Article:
Isabelle is a Principal Statistician based in the Surgical Interventions, Diagnostics and Devices division, at Leeds Institute Clinical Trials Research. In this role she is the statistical lead for wound prevention trials, and surgery trials with interest in orthopaedics, vascular and emergency surgery.
She has recently submitted her thesis as part of an NIHR Doctoral Fellowship investigating the use of multi-state models for the design and analysis of pressure ulcer prevention trials.
Free Paper Presentation at the WReN Scientific Meeting, Glasgow, May 2022
Methods to handle missing data for pressure ulcer prevention clinical trials
Background – During clinical trials, data are collected according to a pre-specified assessment schedule, and common protocols are useful for comparisons between studies. Pressure ulcer (PU) onset and progression in hospital can be modelled as a longitudinal process.
Multi-state models (MSM) are structures that can represent transition of patients through different disease categories (states). MSM can lead to increased power for clinical trials, compared to analysis of aggregated data using binary or time to event methods. However, longitudinal data often suffers from intermittent missing measurements, which may depend on the true disease state. Furthermore, PU outcomes are commonly assessed by collecting PU status of multiple skin sites at multiple time points within a patients, before aggregating to a single binary or time to event endpoint. Ignoring missing data at a skin site level may lead to under-estimation of the true PU incidence which could lead to biased treatment effect estimates.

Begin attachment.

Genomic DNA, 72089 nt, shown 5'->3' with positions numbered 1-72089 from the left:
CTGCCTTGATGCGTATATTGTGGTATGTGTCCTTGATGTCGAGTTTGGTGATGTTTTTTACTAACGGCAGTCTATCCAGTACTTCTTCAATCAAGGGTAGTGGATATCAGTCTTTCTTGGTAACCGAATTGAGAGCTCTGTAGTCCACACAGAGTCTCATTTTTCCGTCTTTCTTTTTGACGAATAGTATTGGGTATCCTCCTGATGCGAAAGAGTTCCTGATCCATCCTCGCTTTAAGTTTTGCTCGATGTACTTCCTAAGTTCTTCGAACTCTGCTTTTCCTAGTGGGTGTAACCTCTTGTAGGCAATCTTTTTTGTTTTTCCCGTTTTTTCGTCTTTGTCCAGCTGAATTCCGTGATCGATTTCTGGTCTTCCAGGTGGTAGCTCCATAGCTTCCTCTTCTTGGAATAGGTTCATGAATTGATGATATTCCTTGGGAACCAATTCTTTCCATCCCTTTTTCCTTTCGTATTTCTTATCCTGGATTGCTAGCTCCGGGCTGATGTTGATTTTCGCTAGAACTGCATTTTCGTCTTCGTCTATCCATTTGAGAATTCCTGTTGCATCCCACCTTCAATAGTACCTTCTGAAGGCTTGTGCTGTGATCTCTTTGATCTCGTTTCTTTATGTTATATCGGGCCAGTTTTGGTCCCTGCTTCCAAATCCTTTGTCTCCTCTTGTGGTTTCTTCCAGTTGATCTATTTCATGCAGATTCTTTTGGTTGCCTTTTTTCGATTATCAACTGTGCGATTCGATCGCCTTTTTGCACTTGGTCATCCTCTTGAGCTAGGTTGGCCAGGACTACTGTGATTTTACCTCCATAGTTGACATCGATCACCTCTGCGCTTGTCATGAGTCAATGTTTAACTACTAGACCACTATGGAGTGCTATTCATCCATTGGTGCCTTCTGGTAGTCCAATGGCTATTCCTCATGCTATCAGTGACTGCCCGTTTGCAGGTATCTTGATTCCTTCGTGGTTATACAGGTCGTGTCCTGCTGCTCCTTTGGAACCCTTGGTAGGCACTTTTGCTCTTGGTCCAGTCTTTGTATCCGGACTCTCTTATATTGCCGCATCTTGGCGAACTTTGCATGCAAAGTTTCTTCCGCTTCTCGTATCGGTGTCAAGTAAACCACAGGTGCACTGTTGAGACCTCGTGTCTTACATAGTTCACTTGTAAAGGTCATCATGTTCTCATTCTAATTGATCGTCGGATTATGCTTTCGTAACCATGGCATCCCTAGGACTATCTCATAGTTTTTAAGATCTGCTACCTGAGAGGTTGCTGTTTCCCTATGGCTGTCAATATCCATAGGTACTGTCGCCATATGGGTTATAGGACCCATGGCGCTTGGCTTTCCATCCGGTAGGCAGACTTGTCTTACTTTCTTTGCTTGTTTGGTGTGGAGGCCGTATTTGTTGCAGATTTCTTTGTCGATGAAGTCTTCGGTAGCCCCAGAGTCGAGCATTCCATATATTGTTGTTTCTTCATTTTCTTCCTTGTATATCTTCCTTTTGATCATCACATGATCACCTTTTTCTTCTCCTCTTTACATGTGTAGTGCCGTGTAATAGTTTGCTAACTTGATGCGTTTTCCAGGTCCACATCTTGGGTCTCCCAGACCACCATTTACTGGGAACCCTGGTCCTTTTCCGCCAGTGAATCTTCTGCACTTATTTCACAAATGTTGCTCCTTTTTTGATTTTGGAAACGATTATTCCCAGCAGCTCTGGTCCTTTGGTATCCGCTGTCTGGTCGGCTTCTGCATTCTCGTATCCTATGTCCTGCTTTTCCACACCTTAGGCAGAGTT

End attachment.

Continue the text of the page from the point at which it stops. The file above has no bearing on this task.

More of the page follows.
Methods – The quantity and reason for missing outcome data were explored in a PU prevention trial case study dataset. The potential association with the true (missing) outcome was assessed by a clinical expert, independent of the treatment allocation to inform how the missing data should be handled in the analysis. Candidate definitions for PU outcomes in the presence of missing skin site level data were proposed for our motivating example and the sensitivity of the analysis to these definitions were assessed.
Results – Exploration of the motivating trial dataset identified 5 ‘key’ skin sites that would be associated with the true PU state and would be informative if missing.
Analysing the trial dataset under different definitions of PU outcome demonstrated that the point estimate and precision (and therefore hypothesis tests) of treatments effects were consistent.
The analysis demonstrated that the probability of an outcome being missing was higher for non-healthy outcomes compared to healthy outcomes.
Discussion – Whilst this motivating example demonstrated that the analysis was insensitive to missing data, careful consideration for how to handle missing data across wounds research is required. The reasons for missing data should be collected to help researchers determine the likely association with the true outcome.